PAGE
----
Explaining The NFL Combine: What Does It Mean, And Why Do We Care?

INDIANAPOLIS, IN - FEBRUARY 26: Quarterback Robert Griffin III of Baylor runs the 40-yard dash during the 2012 NFL Combine at Lucas Oil Stadium on February 26, 2012 in Indianapolis, Indiana. (Photo by Joe Robbins/Getty Images)

"Robert Griffin or Andrew Luck?" is the question on everyone's mind after the NFL Combine, but now that it's over, Andrew Sharp and Bomani Jones take a look at how we got there, and why we care about the "Football SATs" year after year.

The NFL Combine began this weekend in Indianapolis and finished up this week, and as usual, football fans and NFL Network analysts were right there with the scouts, dissecting every inch of the action. But if you step back for a second, the whole thing's a little bizarre, isn't it?

Bomani Jones and I weren't sure how to feel about the NFL Combine, and likewise, kinda fascinated by the inexplicable and undeniable relevance of what basically boils down to watching some college kids work out. With that in mind, he and I got to e-mailing to try and make sense of all this. How much does the combine matter? Why do millions of Americans care about this? And, of course: RG3 or Luck? Without further ado...

SHARP: Okay, so the NFL combine is officially over with, and half the NFL is now officially and hopelessly in love with RG3, the entire NFL hates Vontaze Burfict, and Andrew Luck is still the clear-cut no. 1 prospect (right?). Also, my personal favorite prospect, Cliff "Money Be Green" Harris, said his off-field trouble helped him find God (+1) but then ran his 40 (in the 4.6 range ... -10). Of course, this is usually the time of year when we hear people saying the combine's an archaic exercise, 40 times are NOT a good way to measure football players, and the whole gauntlet of tests and interviews doesn't matter nearly as much as most fans think. What do you think, Bo?

BOMANI: I think the Combine is the SAT in sweats. It's standardized testing, though there is an interview portion to be done later. Run the same races, jump the same jumps, gather the data and ... know who's better at throwing up weight and running races. That'll be handy information when these guys get on TV and the network asks if they want to be on the new "Superstars." And just as is the case with standardized tests, much of what we learn from the physical challenges is how well guys prepared for the Combine, not how prepared they are for the NFL.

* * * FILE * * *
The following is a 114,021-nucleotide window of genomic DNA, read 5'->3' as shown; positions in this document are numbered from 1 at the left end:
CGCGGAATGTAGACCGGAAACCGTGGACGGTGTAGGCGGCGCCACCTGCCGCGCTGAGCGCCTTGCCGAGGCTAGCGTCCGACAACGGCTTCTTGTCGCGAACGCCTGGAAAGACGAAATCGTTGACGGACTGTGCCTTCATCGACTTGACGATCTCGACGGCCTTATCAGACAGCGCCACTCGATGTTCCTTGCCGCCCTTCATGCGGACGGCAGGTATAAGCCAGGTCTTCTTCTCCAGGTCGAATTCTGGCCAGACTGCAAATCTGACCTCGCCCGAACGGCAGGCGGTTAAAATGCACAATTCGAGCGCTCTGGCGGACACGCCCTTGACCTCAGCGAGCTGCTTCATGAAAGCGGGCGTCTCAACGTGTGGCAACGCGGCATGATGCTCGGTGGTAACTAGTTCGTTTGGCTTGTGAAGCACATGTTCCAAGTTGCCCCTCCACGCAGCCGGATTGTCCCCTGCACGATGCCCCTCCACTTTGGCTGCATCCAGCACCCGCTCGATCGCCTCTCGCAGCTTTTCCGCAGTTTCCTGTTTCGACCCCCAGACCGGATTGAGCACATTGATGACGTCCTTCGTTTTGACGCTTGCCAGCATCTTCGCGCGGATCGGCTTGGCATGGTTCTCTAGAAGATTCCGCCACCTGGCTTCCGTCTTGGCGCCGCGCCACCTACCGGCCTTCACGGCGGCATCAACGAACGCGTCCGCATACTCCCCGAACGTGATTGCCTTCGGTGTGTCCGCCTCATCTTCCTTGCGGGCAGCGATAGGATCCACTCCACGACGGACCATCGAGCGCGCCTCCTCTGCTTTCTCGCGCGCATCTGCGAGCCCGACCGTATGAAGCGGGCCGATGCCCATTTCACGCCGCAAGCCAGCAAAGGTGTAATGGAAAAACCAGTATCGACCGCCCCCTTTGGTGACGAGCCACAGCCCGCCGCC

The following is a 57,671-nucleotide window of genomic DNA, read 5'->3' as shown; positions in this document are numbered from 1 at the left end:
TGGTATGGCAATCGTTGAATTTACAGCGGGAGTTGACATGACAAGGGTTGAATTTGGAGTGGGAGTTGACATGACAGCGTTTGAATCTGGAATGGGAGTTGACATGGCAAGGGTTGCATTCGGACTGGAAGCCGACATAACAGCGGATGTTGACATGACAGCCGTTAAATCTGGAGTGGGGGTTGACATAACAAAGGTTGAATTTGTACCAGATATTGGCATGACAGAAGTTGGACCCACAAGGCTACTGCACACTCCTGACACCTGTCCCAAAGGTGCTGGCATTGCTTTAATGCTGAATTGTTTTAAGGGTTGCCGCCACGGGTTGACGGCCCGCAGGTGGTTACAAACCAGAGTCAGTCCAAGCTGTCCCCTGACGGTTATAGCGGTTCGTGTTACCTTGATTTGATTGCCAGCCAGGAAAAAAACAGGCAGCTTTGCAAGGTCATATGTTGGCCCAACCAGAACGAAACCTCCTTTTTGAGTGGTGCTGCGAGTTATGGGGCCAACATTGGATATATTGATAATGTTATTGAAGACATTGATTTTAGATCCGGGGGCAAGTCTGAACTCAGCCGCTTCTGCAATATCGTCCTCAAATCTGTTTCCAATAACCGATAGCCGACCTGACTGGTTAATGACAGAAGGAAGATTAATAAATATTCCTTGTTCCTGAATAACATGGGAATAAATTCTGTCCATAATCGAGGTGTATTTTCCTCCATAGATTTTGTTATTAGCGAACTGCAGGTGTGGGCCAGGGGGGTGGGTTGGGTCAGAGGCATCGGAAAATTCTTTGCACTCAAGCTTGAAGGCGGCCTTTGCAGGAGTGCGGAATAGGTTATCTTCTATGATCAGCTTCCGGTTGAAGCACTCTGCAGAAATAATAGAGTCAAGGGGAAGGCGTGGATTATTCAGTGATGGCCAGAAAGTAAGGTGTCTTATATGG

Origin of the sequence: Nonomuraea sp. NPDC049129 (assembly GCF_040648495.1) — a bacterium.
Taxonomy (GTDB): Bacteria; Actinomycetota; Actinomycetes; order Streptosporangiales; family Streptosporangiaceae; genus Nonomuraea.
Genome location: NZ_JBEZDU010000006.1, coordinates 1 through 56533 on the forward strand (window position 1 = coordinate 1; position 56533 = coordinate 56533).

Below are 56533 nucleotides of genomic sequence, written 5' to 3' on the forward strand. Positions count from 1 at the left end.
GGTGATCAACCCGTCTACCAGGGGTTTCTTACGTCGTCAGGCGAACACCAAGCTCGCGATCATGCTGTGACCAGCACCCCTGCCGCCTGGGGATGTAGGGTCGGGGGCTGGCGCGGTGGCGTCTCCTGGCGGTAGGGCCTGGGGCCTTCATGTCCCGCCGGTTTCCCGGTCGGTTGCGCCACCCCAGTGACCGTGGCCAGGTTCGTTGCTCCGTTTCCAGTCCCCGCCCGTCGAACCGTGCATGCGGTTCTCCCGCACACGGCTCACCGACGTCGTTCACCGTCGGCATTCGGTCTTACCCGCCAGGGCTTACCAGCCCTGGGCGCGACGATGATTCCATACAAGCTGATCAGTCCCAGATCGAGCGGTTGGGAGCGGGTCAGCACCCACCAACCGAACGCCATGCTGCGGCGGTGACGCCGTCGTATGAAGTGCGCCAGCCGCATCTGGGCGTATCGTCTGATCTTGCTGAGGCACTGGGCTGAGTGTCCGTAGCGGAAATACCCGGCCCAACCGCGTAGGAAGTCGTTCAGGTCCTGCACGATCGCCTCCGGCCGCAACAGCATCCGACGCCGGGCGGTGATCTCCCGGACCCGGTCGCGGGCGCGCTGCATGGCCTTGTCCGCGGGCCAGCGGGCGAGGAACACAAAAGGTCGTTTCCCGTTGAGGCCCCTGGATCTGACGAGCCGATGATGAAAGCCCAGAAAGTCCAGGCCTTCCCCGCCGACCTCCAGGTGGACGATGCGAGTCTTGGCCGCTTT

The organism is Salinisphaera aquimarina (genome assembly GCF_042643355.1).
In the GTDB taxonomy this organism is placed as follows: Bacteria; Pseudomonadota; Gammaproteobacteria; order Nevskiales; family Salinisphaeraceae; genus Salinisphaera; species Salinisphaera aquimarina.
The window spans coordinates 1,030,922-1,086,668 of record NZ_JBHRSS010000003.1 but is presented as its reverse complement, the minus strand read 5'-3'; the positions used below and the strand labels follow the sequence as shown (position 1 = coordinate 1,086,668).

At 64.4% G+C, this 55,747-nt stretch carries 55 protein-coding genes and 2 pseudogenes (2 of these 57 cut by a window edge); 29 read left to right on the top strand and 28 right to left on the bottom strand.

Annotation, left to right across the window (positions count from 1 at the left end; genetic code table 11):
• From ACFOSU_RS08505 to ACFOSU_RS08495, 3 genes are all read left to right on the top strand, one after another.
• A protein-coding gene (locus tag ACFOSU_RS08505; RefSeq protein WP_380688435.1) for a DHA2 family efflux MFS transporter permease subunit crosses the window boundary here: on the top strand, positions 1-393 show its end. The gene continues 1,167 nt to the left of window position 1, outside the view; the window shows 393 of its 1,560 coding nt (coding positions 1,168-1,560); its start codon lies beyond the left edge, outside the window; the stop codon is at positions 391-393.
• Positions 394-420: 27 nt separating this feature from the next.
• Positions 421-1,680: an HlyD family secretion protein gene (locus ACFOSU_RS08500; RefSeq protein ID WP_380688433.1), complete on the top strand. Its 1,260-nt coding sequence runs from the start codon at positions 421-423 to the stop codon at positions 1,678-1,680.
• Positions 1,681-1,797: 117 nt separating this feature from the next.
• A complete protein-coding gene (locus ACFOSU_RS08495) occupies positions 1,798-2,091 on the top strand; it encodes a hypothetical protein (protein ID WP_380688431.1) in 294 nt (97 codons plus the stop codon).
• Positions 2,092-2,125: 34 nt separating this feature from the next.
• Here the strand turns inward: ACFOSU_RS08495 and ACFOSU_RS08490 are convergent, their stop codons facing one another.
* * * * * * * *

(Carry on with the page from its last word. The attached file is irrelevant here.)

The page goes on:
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SHARP: The SAT in sweats! That's pretty perfect. Or, the SAT in spandex bodysuits, with middle-aged white men ogling the test-takers at every turn. Either way, really.

And like the SAT, it's become hip to downplay the combine and its methods. The one difference I'd mention is that the SAT tends to favor certain types of thinkers and learners, whereas the combine's more objective, at least as it relates to the NFL. The combine is testing a handful of raw physical talents -- speed and strength that directly translates to how guys will fare in the NFL, playing against the best of SEC speed and Big Ten strength every single weekend.

Yeah, the whole process favors guys who prepare, but at the same time, it's not like certain players have advantages (financial or otherwise) over others in that department (as with SAT prep). The combine rewards the guys who work their ass off getting ready, and it can punish the ones who don't. Sometimes that alone can be telling, as far as a prospect's concerned. A bunch of drills in February aren't the same thing as football in the fall, but the combine as a measuring tool has been called overrated so often that at this point, I'd say it's a little underrated. Maybe it's flawed and it's definitely its own kind of creepy, but we're still talking about a pretty essential tool for scouts.

BOMANI: I'd say the interviews, when they're not just used as a way to mess with the players, can be very, very helpful. The biggest thing I'd want to know, if I'm an executive, is whether someone will lie to me when there's no penalty for telling the truth. That's pretty important in a world where public relations are so important. I do agree, also, that it's vogue to knock it, as if all these teams would spend all this money for something that serves no purpose. As much as contrarians like to knock "conventional wisdom," the convention wasn't reached by accident, in most cases.

That said, I still don't see any reason why people watch this on television. I mean, I get it for hardcore football junkies with an eye for what there is to see in the drills. But most people? Trust me: seeing Andrew Luck's 40 time was a lot more exhilarating than watching him run down the line. Watching dudes lift 225? I'd rather not watch Kevin Durant lift185.

I understand using it as a tool, and the benefits of agglomerative economics are clear (teams share the costs of weigh-ins, drills, etc.). But now, the Combine is an event, and that just blows my mind.